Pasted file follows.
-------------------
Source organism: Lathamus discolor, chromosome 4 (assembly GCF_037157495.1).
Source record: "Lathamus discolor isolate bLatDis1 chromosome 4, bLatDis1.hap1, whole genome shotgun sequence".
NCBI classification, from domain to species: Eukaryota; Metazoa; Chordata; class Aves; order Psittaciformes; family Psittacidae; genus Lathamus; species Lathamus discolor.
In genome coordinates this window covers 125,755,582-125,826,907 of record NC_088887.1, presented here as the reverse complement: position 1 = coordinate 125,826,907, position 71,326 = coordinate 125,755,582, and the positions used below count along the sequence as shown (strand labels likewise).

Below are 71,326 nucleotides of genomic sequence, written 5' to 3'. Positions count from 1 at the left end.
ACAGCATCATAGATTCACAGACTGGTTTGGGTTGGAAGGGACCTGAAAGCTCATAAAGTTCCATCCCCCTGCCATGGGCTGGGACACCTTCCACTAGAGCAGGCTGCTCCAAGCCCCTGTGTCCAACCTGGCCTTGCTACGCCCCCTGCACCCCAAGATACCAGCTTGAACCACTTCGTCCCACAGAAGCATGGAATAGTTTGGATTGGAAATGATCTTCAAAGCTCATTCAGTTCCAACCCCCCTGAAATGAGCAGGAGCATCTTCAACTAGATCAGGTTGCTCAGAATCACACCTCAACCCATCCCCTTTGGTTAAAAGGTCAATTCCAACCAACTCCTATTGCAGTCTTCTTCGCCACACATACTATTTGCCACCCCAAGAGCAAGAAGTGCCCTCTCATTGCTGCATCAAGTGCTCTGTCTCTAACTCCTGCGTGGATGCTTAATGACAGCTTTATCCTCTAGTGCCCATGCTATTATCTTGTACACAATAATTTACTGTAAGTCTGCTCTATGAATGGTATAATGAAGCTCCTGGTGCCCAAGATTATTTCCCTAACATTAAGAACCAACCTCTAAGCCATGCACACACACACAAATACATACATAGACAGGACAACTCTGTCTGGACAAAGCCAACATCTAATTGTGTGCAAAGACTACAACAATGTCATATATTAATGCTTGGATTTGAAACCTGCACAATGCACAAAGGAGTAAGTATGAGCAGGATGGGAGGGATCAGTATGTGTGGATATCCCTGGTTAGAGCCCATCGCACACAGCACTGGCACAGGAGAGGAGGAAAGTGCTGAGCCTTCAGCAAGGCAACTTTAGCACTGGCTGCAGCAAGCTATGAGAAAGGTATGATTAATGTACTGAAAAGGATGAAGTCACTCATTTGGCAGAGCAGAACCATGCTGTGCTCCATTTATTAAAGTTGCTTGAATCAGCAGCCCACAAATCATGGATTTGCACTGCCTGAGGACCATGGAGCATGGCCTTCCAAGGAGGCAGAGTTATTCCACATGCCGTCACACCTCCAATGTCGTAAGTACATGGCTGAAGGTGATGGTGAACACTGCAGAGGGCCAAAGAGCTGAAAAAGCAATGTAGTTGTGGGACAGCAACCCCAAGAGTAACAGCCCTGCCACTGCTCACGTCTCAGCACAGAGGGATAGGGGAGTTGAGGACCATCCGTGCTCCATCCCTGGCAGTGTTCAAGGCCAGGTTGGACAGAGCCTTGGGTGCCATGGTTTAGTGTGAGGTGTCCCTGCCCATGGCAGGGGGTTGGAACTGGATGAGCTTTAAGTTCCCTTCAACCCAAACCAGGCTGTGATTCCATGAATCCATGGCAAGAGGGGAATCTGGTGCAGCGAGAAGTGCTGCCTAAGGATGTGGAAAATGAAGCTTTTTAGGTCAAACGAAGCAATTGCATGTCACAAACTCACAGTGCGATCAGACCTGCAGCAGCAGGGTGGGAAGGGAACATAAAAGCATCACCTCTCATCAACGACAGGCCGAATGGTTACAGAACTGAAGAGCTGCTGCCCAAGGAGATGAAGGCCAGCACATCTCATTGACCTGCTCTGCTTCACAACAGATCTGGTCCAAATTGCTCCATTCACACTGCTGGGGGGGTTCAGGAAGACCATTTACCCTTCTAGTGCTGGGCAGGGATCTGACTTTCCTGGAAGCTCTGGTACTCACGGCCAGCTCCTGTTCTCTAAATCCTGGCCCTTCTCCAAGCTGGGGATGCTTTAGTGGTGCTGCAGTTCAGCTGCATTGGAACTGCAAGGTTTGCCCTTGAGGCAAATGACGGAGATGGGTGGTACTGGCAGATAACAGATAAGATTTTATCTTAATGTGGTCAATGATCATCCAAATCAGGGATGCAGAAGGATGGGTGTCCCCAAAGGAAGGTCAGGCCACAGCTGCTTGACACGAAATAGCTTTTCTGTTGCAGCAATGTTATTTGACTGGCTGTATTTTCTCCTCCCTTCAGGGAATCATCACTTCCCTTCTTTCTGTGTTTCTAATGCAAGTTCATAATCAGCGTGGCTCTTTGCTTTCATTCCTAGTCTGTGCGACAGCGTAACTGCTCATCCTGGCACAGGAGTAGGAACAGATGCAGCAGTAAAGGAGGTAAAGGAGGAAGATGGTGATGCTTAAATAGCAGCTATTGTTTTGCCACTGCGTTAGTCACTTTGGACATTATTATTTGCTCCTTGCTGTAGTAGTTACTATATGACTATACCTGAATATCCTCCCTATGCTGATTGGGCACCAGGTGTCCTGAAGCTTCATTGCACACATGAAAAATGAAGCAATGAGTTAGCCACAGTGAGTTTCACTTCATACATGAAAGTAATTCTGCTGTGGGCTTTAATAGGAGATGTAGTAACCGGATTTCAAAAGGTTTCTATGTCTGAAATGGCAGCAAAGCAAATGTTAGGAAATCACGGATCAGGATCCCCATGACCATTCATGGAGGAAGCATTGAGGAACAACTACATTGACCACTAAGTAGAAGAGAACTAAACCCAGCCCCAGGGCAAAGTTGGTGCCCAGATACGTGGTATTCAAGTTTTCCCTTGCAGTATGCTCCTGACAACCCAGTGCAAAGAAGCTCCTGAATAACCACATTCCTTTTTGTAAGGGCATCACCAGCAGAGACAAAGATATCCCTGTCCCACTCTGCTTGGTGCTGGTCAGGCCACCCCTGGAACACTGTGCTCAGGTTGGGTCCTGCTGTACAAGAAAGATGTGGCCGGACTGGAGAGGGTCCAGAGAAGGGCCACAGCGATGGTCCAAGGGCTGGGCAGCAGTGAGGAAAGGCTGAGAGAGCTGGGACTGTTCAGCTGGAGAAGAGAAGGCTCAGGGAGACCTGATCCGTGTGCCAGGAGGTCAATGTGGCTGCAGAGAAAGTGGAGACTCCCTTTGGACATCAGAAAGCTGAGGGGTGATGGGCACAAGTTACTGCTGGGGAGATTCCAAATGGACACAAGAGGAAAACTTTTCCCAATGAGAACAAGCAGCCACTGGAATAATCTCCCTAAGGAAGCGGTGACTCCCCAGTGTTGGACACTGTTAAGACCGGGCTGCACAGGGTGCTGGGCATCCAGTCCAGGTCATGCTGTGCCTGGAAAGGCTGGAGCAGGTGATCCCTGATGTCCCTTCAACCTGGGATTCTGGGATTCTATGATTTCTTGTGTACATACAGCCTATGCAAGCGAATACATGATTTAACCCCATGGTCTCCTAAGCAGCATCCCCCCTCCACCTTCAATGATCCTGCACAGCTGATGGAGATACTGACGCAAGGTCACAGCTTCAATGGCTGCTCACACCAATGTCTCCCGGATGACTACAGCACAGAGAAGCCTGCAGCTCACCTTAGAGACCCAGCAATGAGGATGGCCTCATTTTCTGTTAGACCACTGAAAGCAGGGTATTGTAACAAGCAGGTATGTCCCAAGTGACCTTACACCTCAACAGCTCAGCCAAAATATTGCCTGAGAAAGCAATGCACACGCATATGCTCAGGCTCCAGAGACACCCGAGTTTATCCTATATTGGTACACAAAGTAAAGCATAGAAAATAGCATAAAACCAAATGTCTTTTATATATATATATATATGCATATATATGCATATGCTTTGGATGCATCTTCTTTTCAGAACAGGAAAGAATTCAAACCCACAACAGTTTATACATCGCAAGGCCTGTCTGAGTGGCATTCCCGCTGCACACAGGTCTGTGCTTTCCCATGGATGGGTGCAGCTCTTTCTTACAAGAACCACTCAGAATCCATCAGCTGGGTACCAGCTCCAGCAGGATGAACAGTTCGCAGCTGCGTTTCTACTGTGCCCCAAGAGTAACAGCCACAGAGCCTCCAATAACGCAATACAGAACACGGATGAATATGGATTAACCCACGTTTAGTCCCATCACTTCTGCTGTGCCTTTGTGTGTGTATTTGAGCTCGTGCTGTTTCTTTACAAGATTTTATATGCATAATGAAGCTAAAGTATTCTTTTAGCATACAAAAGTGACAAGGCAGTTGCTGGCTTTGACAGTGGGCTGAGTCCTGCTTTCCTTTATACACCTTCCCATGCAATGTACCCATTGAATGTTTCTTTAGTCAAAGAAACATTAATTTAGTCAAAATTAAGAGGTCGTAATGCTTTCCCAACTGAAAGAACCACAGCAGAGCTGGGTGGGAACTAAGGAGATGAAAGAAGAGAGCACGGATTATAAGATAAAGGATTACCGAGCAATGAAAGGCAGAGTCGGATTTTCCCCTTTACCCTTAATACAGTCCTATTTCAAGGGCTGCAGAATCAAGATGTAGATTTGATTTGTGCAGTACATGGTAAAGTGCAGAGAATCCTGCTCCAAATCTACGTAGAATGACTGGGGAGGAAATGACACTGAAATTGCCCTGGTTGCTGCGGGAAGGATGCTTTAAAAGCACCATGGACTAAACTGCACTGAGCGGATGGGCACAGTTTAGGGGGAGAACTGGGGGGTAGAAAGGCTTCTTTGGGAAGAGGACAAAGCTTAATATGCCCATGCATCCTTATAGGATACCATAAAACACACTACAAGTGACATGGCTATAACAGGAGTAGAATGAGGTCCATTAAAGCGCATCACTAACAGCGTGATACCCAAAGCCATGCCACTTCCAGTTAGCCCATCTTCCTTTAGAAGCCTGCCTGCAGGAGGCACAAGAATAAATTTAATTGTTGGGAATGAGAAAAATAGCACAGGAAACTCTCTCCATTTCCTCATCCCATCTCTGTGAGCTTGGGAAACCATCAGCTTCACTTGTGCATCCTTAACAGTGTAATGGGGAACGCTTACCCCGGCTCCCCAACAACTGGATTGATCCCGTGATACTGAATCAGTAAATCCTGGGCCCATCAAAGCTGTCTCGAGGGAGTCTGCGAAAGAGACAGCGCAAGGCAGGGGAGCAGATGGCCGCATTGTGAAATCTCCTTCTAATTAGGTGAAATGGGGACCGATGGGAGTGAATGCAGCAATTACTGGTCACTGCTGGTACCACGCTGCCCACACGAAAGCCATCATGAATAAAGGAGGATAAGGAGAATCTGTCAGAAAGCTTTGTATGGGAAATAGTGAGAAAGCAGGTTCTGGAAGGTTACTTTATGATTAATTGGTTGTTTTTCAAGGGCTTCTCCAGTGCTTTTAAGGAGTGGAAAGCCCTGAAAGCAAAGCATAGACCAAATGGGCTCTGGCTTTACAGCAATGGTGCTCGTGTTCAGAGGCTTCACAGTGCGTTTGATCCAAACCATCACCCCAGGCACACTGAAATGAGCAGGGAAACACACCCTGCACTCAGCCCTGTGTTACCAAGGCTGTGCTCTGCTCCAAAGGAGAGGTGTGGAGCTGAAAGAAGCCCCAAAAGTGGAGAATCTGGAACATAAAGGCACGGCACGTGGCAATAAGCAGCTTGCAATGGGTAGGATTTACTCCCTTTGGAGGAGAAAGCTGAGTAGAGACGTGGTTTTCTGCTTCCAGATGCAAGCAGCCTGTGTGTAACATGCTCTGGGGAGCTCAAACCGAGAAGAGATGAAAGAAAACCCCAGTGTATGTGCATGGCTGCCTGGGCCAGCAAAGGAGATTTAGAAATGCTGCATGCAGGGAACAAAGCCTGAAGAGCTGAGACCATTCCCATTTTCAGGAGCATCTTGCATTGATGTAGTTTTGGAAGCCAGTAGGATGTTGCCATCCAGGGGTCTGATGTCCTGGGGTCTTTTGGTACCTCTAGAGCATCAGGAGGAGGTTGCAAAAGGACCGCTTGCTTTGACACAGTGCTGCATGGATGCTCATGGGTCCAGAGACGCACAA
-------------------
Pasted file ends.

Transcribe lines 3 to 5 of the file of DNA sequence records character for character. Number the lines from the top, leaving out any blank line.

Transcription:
NCBI classification, from domain to species: Eukaryota; Metazoa; Chordata; class Aves; order Psittaciformes; family Psittacidae; genus Lathamus; species Lathamus discolor.
In genome coordinates this window covers 125,755,582-125,826,907 of record NC_088887.1, presented here as the reverse complement: position 1 = coordinate 125,826,907, position 71,326 = coordinate 125,755,582, and the positions used below count along the sequence as shown (strand labels likewise).

Below are 71,326 nucleotides of genomic sequence, written 5' to 3'. Positions count from 1 at the left end.